When it comes to cardio, you should treat it no differently than you do weight training. Periods of high intensity followed by periods of rest/lower intensity.
When you lift weights, your high-intensity phase is simply the time you spend lifting the weights to perform your sets.
Your low-intensity phase is the time you spend resting between your sets.
The proper way to perform cardio is similar because we want to stimulate an optimal hormonal response in the body to adapt to our training.
Switching between periods of high and low stress is much more effective than maintaining a medium level of stress for an extended period of time.
In other words, steady-state cardio methods like running, using the elliptical, or riding the stationary bike for 30 minutes to an hour are not ideal at all.
Your body does not want you to train in this manner.
The good news is that if you like running; using the elliptical; or riding the stationary bike, you can still do those things!
It’s not the equipment or the cardio method that’s evil, it’s how you use the equipment and design your workouts.
You can still use these machines, but you want to use them for HIIT workouts.
It is a much better way of performing cardio and will trigger a more appropriate hormonal response in the body.
Regularly performing steady-state cardio can chronically elevate stress hormones.
When stress levels are chronically elevated, steroid hormone production like testosterone, progesterone, and growth hormone will be inhibited.
We want to build the body up rather than break it down. Even if you are trying to lose excess body fat, this method will be a much more ideal way to train.
HIIT workouts are great for your cardiovascular health too. I’ve run a couple of Spartan races and let me just say that my cardio performance was much better after incorporating HIIT workouts into my routine rather than traditional steady-state cardio.
Although I’m not a runner, I had an easier time running the 5 miles for the Spartan race than most people there who were actual runners!
Living life with a strong, healthy body really is the way to go.
Again, it all has to do with the way we introduce stress on our bodies. We want to highly stress it then let it recover, much like how your body would respond to a life-threatening situation.
Stress levels like cortisol and adrenaline have the power to save your life or someone else’s in those few split seconds they are elevated.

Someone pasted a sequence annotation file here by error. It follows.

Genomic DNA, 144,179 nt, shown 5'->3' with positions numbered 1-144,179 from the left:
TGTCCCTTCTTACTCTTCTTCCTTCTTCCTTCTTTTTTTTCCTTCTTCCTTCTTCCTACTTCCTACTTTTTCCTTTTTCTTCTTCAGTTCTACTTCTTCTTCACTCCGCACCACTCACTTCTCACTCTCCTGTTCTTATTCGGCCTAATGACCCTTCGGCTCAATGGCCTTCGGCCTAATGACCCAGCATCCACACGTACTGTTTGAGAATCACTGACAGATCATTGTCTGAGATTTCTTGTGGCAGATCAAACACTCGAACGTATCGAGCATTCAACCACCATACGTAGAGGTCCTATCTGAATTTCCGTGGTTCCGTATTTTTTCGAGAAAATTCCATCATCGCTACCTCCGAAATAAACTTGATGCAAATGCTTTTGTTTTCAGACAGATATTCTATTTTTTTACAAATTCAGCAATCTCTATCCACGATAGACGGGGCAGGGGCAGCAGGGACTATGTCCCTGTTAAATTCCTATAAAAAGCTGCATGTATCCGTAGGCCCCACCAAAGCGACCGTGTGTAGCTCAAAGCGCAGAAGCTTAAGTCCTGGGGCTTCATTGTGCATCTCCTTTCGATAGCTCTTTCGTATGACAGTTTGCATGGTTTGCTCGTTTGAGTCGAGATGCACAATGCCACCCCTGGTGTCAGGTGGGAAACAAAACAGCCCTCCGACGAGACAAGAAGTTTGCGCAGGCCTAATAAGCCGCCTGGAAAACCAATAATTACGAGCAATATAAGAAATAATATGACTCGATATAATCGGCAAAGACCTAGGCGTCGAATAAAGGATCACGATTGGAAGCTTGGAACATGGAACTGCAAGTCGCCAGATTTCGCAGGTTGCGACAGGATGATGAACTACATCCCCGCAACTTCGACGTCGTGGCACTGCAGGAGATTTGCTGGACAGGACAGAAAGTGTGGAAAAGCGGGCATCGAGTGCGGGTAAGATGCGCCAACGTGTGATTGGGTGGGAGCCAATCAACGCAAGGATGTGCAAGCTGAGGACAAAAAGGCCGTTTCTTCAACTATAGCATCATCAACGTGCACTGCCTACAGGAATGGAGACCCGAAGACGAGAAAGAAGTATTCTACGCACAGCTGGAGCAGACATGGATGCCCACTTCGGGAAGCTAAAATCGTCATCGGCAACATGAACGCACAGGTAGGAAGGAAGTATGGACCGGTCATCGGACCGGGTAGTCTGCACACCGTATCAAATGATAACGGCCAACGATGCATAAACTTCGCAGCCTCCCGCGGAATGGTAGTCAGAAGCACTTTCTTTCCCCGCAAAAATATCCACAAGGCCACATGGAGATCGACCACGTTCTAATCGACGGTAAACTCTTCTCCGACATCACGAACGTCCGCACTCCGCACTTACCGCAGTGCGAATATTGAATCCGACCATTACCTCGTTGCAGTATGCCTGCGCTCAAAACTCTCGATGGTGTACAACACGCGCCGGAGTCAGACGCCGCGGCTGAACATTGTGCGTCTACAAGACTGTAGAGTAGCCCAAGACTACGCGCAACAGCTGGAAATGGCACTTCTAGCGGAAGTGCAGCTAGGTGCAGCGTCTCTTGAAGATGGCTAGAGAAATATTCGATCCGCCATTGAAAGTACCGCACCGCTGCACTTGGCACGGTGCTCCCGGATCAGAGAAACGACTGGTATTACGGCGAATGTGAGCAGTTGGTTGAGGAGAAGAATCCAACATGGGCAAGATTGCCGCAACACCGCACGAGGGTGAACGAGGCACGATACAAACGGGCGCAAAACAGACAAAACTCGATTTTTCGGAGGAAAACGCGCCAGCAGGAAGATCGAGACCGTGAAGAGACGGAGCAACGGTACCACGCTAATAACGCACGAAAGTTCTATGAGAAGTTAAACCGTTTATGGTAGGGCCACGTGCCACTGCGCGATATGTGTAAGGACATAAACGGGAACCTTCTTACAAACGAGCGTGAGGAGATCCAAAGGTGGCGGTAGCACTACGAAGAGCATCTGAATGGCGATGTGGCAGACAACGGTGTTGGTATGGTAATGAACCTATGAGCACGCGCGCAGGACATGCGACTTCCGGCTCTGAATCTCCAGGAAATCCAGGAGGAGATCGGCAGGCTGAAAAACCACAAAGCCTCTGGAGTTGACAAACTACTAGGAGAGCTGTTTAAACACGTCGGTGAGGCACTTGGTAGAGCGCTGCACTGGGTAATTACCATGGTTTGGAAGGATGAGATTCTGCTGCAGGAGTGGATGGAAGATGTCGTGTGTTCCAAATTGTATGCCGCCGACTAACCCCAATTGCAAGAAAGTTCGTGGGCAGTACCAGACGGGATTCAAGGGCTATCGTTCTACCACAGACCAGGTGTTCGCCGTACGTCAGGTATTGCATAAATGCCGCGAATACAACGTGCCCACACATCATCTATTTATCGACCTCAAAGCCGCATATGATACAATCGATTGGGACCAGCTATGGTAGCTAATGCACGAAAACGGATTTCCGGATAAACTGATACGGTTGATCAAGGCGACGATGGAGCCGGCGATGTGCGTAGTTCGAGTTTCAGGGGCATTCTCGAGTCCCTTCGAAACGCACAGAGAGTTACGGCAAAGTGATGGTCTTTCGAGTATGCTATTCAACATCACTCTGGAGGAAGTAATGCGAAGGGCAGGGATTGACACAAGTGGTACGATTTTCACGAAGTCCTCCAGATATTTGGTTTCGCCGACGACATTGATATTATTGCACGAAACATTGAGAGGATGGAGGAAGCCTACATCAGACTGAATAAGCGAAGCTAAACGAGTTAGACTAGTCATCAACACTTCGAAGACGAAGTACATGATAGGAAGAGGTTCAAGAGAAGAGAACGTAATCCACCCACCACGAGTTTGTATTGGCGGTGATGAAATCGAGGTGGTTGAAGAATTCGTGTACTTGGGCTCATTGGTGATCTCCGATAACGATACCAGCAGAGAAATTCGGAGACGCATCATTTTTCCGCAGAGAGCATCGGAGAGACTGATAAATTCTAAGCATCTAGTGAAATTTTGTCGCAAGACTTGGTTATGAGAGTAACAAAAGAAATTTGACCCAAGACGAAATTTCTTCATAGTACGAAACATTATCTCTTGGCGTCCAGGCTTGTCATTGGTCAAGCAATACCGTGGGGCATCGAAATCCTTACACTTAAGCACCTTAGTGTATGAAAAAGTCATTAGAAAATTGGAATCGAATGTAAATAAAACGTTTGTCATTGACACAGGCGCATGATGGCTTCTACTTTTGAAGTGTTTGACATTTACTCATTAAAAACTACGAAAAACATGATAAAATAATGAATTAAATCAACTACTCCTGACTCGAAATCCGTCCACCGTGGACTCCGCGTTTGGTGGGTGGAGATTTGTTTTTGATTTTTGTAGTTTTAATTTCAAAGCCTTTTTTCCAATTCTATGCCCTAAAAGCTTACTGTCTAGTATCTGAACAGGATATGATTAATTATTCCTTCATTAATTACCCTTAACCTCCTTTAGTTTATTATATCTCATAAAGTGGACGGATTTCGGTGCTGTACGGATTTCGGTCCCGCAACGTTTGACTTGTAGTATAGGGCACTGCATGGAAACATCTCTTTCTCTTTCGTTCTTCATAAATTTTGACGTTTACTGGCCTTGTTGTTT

That is how our bodies are intended to experience stress, and training is no different.
You will also get a much better cardio workout from doing HIIT workouts. You will sweat more because you have to work harder, and you will push your body because it is more uncomfortable.
Because of these things, your body will slowly adapt to the new stresses and adjust accordingly, which is exactly how we build our bodies to be stronger.
High-intensity interval training demands that your body becomes both lean and strong, and this is exactly what we are after with our training.
HIIT Workout Recommendations
For HIIT workouts, I recommend that you perform your interval of high-intensity for one minute followed by your interval of low-intensity for two minutes.
If you want to progress, start to shorten your low-intensity interval period until your high and low-intensity interval times are the same.
For example, you might start doing one minute of high-intensity work followed by two minutes of low-intensity work for a couple of weeks then switch to doing one minute of high-intensity work followed by only one and a half minutes of low-intensity work.
Eventually, you would work your way down to doing one minute of high-intensity work followed by one minute of low-intensity work, and that’s a pretty good workout!
1.) Treadmill HIIT Workout
You can use the treadmill to do HIIT workouts by switching between intervals of jogging and “sprinting.”
I prefer to opt for walking on the treadmills and switching between walking at a low incline at a slow pace to walking at a high incline at a moderate or fast pace.
I tend to injure myself when I try sprinting on a treadmill so I personally avoid it, but it is an option and some people love it.